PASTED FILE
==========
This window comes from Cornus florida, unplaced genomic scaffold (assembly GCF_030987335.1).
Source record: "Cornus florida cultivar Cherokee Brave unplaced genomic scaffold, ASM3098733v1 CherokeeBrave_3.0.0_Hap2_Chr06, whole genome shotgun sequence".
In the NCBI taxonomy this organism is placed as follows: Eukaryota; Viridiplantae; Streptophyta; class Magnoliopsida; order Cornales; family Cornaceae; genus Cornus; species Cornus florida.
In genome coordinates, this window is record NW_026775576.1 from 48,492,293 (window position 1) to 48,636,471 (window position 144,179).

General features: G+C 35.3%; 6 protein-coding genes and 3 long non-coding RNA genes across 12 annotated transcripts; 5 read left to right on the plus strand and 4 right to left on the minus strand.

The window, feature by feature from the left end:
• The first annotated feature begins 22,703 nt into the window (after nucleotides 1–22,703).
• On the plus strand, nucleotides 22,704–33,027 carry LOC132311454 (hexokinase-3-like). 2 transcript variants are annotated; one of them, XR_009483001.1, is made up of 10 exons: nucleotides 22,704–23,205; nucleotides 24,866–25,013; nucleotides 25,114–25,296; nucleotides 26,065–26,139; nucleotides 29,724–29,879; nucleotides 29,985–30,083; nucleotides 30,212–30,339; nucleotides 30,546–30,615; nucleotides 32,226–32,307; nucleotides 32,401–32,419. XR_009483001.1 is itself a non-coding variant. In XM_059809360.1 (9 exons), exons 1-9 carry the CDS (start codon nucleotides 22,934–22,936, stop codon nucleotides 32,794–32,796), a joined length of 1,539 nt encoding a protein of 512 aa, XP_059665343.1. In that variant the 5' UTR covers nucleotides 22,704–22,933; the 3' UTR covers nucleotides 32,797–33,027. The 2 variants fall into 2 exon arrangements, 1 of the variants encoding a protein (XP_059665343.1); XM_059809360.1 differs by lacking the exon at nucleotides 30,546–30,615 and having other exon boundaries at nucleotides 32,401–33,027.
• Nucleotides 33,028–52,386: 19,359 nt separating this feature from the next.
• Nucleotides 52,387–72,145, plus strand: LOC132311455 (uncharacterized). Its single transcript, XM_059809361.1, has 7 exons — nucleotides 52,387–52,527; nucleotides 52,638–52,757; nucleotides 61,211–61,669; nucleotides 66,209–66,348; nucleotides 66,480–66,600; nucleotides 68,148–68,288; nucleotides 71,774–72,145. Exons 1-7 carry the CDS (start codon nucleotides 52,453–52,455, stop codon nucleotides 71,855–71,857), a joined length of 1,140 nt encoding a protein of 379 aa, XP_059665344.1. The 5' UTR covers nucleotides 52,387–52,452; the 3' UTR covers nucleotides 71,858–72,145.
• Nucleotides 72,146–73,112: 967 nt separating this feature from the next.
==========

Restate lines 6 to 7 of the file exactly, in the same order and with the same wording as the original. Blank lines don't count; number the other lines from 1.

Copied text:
The window, feature by feature from the left end:
• The first annotated feature begins 22,703 nt into the window (after nucleotides 1–22,703).